Toast dad with a beer from your generation

You remember your father’s beer, don’t you?

Piels, Schmidt’s, Ortlieb’s. When I asked friends on Facebook recently to name their pop’s favorite, they had no problem recalling those days gone by.

“Löwenbräu dark for fancy occasions and Budweiser for every day,” said Rebekah Nault.

“Every Friday afternoon, when I was a kid, a truck would deliver a case of Schmidt’s for my parents, and a case of Frank’s Soda for me and my brothers,” said Joe McDonnell.

“Colt 45. Dad had soul and said it had ‘More Flava!’ ” said Jeff Wells.

On Sunday, Father’s Day, millions of sons and daughters will reconnect with their fathers over a cold one, savoring a sip, affirming their bond, enjoying a moment. It is a simple yet meaningful act of sharing – a gesture that you might be tempted to enhance by offering your father a sixpack of the beer he used to drink when you were growing up.

Don’t do it!

With all due respect to your moment of Rockwellian nostalgia, don’t waste your money on one of those insipid, factory-produced cans of fizzy, yellow water that smells like a belch.

Think about it: Your poor father had to suffer through the worst era of beer in the history of mankind, when American conglomerates shut down regional breweries and dumbed down the sauce till it tasted – in the memorable words of Chicago newspaperman Mike Royko – like it had been run “through a horse. ” If your father is between 70 and 90, his prime drinking years were at a time when every single beer tasted exactly the same. If he’s between 50 and 70, the best he can say is that they watered it down and turned it into light beer.

Buying your father a sixpack of Schlitz or Schaefer or whatever retro beer is gathering dust at the back of your local distributor is the equivalent of fixing him a sandwich with store-brand peanut butter and Wonder Bread.

Here, Dad: You grew up in the Great Depression. Let’s celebrate Father’s Day with a nice, steaming bucket of gruel.

Yes, I know, you think you’re honoring your father by offering him something from his youth. Or, as an Esquire writer blithered a few years ago: “By polishing off a sixer of Bud Light or Miller High Life, we’re tacitly admitting we’re more like our dad than we ever thought we’d be. Perhaps by having a few Genny Creams we’re actually admitting that we’re finally adults, because, to us, dad was always an adult. “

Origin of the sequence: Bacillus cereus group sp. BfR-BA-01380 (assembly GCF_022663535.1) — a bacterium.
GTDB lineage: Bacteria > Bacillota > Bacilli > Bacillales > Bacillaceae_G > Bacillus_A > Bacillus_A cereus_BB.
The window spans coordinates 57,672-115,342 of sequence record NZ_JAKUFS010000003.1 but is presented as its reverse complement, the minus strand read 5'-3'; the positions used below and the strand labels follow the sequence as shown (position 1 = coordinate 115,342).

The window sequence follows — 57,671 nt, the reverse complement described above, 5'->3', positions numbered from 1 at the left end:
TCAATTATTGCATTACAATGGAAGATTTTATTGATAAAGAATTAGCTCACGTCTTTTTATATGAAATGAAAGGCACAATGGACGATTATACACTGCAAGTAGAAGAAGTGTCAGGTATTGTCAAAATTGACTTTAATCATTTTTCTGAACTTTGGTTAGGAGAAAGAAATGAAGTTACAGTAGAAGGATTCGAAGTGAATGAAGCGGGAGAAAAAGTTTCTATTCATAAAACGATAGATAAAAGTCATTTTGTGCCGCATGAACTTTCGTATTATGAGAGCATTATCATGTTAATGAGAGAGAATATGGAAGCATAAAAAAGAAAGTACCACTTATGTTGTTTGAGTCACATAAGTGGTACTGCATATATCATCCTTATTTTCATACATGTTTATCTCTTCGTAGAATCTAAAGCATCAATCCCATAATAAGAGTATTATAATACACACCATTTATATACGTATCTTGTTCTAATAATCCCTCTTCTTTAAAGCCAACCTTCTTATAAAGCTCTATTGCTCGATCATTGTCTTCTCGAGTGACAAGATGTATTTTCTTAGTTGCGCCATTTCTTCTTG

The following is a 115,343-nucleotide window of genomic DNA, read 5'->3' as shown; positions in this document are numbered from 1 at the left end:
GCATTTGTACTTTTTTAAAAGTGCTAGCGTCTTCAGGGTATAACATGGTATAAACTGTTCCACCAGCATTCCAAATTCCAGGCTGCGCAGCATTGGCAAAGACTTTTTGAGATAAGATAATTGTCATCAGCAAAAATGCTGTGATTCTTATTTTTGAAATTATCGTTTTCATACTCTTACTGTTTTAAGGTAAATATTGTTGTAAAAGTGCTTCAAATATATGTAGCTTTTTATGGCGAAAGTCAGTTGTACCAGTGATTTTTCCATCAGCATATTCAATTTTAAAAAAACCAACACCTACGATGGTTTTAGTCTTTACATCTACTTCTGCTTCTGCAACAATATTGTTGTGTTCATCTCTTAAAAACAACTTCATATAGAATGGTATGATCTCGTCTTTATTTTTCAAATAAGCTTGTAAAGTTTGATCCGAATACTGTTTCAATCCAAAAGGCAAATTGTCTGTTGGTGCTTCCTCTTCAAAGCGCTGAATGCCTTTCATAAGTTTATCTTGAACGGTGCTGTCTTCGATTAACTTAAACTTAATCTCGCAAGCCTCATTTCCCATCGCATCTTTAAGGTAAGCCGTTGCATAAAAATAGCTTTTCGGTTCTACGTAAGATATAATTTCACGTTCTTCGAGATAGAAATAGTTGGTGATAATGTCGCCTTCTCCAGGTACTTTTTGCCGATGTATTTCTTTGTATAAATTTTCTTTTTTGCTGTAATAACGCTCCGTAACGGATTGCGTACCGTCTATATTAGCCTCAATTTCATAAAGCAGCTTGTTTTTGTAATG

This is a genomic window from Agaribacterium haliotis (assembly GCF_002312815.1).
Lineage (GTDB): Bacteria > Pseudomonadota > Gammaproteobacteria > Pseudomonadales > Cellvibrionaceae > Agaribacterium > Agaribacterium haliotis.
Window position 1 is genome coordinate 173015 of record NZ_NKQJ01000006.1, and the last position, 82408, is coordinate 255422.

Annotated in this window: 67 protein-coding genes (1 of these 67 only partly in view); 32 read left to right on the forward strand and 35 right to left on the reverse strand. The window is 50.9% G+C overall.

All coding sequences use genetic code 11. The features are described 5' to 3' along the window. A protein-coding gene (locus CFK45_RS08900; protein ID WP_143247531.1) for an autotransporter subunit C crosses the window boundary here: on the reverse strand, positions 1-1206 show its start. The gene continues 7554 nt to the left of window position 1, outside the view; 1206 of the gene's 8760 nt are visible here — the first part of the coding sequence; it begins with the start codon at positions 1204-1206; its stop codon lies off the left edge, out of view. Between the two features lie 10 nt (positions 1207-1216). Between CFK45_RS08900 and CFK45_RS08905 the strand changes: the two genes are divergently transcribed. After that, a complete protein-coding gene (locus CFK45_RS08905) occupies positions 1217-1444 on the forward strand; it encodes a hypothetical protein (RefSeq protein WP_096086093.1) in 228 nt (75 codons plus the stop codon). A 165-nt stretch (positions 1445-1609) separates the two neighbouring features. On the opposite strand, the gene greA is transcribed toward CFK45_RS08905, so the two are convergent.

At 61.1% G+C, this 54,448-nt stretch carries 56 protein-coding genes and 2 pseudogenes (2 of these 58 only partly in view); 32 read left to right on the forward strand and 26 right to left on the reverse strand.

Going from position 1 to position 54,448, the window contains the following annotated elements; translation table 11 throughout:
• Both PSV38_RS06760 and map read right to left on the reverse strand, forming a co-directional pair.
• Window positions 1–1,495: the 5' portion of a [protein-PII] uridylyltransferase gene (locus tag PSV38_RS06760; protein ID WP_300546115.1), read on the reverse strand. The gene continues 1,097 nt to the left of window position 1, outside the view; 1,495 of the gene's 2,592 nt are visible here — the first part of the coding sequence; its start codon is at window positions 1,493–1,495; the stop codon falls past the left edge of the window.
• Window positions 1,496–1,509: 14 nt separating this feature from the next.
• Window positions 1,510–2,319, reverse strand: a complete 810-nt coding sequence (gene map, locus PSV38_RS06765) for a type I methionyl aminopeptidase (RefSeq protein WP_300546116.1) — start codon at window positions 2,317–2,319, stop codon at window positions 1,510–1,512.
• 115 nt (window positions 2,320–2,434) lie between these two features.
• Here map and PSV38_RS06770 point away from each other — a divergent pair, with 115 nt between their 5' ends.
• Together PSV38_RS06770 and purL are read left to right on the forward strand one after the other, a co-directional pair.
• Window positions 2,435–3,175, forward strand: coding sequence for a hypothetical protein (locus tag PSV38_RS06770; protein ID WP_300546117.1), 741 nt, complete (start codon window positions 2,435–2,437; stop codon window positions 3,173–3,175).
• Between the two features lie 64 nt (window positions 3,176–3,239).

Uh, no, what you’re doing is being ironic. Especially if you’re wearing a trucker hat.

Either that, or you’ve got daddy issues.

I can’t help but remember ex-Denver quarterback Peyton Manning, after the 2014 AFC championship game, declaring that he wanted nothing more than a Bud Light. He took a lot of heat for shilling for Anheuser-Busch, and then defended his choice by saying: “My father taught me a number of things, one of which being that Bud Light is the preferred beer of the Manning household. “

To which my California beer-writing colleague Jay Brooks replied: “My only question is this: Peyton Manning is 37 years old. He’s also married with two children, and presumably no longer lives at home but has his own household. At what age did you stop doing everything your father told you? “

Wake up: Your father drank crappy beer made with corn and rice and even formaldehyde because he had no other choice. In the 1970s, there were fewer than 100 breweries nationwide, compared to more than 4,000 today. There was no such thing as “craft” beer or microbreweries. There were no growlers-to-go or imperial stout or beer week. No one talked about hops, except to say you couldn’t taste them.

Indeed, your father didn’t drink his favorite because he liked its flavor. He bought it for one of two reasons: It was the cheapest, or it had the best TV ads.

The nicest gesture you could make toward your father this weekend is to bring him a case of your favorite beer.

You’d not only be showing him something new (though I’d guess he’s already onto craft beer), but you’d also be sharing something you love, and that’s a damn nice gift to give your father.


Leave a Reply

Your email address will not be published. Required fields are marked *